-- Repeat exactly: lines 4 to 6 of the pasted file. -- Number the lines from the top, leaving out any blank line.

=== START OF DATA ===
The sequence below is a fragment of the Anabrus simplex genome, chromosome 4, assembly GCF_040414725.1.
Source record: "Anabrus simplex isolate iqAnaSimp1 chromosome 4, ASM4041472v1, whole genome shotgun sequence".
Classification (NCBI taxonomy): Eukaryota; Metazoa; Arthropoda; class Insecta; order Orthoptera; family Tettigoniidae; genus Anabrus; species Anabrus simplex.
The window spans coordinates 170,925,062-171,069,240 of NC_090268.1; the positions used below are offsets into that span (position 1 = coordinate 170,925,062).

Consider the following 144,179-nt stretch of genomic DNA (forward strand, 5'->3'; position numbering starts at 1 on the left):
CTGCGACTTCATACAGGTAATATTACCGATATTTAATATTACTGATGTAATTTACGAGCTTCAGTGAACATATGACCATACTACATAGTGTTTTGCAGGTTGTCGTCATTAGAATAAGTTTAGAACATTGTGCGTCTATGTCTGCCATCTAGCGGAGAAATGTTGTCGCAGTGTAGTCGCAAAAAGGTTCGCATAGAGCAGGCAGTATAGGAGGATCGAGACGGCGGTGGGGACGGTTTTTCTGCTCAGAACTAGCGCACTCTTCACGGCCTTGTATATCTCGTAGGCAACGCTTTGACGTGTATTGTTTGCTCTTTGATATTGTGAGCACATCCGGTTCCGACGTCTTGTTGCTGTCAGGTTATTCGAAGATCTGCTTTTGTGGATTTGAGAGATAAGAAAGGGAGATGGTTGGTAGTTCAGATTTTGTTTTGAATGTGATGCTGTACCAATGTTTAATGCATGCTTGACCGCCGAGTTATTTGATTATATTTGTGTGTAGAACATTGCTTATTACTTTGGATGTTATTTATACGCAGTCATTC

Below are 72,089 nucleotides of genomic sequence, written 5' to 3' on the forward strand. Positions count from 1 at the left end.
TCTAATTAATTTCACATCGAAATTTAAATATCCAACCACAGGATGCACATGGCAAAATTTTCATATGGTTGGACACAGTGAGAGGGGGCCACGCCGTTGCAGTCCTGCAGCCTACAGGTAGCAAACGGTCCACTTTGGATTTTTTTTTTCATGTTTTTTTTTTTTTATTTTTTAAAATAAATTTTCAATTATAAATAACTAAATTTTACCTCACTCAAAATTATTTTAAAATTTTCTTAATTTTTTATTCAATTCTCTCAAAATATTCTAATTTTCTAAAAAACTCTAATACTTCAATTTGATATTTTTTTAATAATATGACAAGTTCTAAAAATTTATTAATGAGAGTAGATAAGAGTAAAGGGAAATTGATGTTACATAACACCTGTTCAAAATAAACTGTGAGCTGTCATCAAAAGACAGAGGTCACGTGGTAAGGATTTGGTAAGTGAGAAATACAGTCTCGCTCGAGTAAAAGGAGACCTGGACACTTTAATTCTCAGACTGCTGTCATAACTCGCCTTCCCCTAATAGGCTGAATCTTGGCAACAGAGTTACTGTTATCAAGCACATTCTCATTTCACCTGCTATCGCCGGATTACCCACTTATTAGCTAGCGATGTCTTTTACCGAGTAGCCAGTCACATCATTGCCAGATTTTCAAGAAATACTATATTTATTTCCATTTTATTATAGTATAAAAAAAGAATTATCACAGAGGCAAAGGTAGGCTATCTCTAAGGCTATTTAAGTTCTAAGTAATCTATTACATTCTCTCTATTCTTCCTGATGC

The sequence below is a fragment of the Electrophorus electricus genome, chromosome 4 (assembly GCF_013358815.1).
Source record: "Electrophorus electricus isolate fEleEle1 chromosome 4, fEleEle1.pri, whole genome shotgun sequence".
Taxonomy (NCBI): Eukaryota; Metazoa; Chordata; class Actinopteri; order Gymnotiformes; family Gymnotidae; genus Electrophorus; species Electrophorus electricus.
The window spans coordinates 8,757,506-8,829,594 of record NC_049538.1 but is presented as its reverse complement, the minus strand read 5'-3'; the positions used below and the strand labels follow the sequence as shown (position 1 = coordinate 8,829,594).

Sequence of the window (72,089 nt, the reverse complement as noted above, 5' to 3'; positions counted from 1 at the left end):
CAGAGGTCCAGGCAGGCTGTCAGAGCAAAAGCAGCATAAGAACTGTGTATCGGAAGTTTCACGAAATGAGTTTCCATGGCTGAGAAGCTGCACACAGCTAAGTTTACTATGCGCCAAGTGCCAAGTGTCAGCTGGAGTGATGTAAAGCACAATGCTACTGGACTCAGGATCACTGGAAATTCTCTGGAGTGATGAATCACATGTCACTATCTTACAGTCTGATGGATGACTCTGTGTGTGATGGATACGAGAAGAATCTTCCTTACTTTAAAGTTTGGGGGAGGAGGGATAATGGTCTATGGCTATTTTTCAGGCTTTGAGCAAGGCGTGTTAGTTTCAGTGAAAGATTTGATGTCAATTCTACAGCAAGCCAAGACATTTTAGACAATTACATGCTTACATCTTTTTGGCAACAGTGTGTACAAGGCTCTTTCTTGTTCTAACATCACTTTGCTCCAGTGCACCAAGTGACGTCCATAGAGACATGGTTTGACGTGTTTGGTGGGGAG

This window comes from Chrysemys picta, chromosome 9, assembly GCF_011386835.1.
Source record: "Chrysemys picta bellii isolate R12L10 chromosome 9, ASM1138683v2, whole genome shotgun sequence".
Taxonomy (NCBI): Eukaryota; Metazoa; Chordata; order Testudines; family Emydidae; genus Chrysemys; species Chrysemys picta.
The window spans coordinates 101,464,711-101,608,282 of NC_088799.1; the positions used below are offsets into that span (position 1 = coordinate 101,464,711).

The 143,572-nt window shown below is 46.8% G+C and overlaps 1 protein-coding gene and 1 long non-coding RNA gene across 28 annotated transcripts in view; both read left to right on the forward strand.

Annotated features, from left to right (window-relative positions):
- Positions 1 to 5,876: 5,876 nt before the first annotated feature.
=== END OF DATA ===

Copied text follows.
The window spans coordinates 170,925,062-171,069,240 of NC_090268.1; the positions used below are offsets into that span (position 1 = coordinate 170,925,062).

Consider the following 144,179-nt stretch of genomic DNA (forward strand, 5'->3'; position numbering starts at 1 on the left):
CTGCGACTTCATACAGGTAATATTACCGATATTTAATATTACTGATGTAATTTACGAGCTTCAGTGAACATATGACCATACTACATAGTGTTTTGCAGGTTGTCGTCATTAGAATAAGTTTAGAACATTGTGCGTCTATGTCTGCCATCTAGCGGAGAAATGTTGTCGCAGTGTAGTCGCAAAAAGGTTCGCATAGAGCAGGCAGTATAGGAGGATCGAGACGGCGGTGGGGACGGTTTTTCTGCTCAGAACTAGCGCACTCTTCACGGCCTTGTATATCTCGTAGGCAACGCTTTGACGTGTATTGTTTGCTCTTTGATATTGTGAGCACATCCGGTTCCGACGTCTTGTTGCTGTCAGGTTATTCGAAGATCTGCTTTTGTGGATTTGAGAGATAAGAAAGGGAGATGGTTGGTAGTTCAGATTTTGTTTTGAATGTGATGCTGTACCAATGTTTAATGCATGCTTGACCGCCGAGTTATTTGATTATATTTGTGTGTAGAACATTGCTTATTACTTTGGATGTTATTTATACGCAGTCATTC